A.W.N. Pugin's English residential architecture in its context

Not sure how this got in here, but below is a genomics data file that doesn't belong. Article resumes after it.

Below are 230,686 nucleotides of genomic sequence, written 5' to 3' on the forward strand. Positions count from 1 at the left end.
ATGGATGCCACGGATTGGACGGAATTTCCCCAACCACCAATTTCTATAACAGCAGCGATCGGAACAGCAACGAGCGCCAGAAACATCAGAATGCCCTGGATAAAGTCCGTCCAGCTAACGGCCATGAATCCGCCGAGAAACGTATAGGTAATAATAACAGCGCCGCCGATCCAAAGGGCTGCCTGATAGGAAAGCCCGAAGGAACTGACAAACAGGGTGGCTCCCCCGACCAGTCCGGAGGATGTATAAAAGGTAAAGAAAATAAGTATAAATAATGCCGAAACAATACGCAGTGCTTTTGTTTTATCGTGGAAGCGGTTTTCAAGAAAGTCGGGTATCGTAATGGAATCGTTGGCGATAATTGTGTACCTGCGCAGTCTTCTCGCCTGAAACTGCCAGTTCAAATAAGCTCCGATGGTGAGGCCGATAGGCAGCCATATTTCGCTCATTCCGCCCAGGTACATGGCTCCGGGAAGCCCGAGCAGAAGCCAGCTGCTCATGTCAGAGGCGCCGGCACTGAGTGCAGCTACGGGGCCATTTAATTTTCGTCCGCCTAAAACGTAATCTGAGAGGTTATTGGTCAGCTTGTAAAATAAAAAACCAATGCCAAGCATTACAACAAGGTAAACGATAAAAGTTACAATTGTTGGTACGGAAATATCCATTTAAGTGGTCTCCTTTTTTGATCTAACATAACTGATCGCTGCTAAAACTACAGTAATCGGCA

This Dissertation investigates all of A.W.N. Pugin’s known English residential architecture for the first time, placing it in the context of the domestic and institutional architecture of comparable small buildings, particularly Anglican parsonages, of the period in which he lived and worked. The Dissertation is preceded by a summary of the theoretical issues that architects were addressing from the beginning of the nineteenth century, in particular those which Pugin was later to make a central part of his own theoretical writings. Following an examination of the conventions of the domestic architecture of the period, the Dissertation analyses Pugin’s own buildings, primarily categorising them by plan type. Pugin’s attitude to the orientation, location and landscape of his work is then considered, followed by an analysis of his preferred building forms, their materials, their detailing, and their decoration. In addition, the Dissertation investigates the extent to which Pugin’s architecture was actually historicist, reviving English or Continental Gothic forms and details. The Dissertation further investigates Pugin’s professional practice as a domestic architect, defining the nature of his partnership with his favoured building contractor, George Myers, in the context of contemporary contracting practice. The practical problems of Pugin’s constructions, and the character of his professional relationship with his clients are also assessed. The thesis proposes that elements of Pugin’s architectural theory existed previous to his career amongst English architectural writers and critics, but that medium and small houses designed between 1800 and the mid-1840s were overwhelmingly based on a limited number of conventionalised plans. It will show that Pugin’s residential planning was inherently different from that of these conventional buildings, and that it is classifiable into a number of distinct categories. This thesis furthermore argues that Pugin’s residential architecture was often far from functional and was not essentially historicist. This thesis will show that the planning of medium and small houses changed radically from the 1840s, incorporating aspects of planning which Pugin had pioneered; a conclusion suggests to what extent Pugin’s architectural creativity was expressive of cultural change and preoccupation beyond the realm of architecture. An Appendix is attached which summarises the chronology of all of Pugin’s known residential works.